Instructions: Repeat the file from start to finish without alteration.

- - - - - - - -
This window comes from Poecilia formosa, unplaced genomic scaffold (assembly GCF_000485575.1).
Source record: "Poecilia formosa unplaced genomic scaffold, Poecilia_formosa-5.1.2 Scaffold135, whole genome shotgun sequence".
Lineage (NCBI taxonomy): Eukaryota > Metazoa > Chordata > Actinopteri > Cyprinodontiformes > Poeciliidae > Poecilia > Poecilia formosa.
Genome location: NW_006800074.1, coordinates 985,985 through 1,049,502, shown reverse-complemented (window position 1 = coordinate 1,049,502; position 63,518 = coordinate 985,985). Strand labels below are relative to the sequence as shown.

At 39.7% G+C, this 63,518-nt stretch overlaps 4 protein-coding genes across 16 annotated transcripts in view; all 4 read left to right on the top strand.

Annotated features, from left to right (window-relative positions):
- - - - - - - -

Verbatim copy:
This window comes from Poecilia formosa, unplaced genomic scaffold (assembly GCF_000485575.1).
Source record: "Poecilia formosa unplaced genomic scaffold, Poecilia_formosa-5.1.2 Scaffold135, whole genome shotgun sequence".
Lineage (NCBI taxonomy): Eukaryota > Metazoa > Chordata > Actinopteri > Cyprinodontiformes > Poeciliidae > Poecilia > Poecilia formosa.
Genome location: NW_006800074.1, coordinates 985,985 through 1,049,502, shown reverse-complemented (window position 1 = coordinate 1,049,502; position 63,518 = coordinate 985,985). Strand labels below are relative to the sequence as shown.

At 39.7% G+C, this 63,518-nt stretch overlaps 4 protein-coding genes across 16 annotated transcripts in view; all 4 read left to right on the top strand.

Annotated features, from left to right (window-relative positions):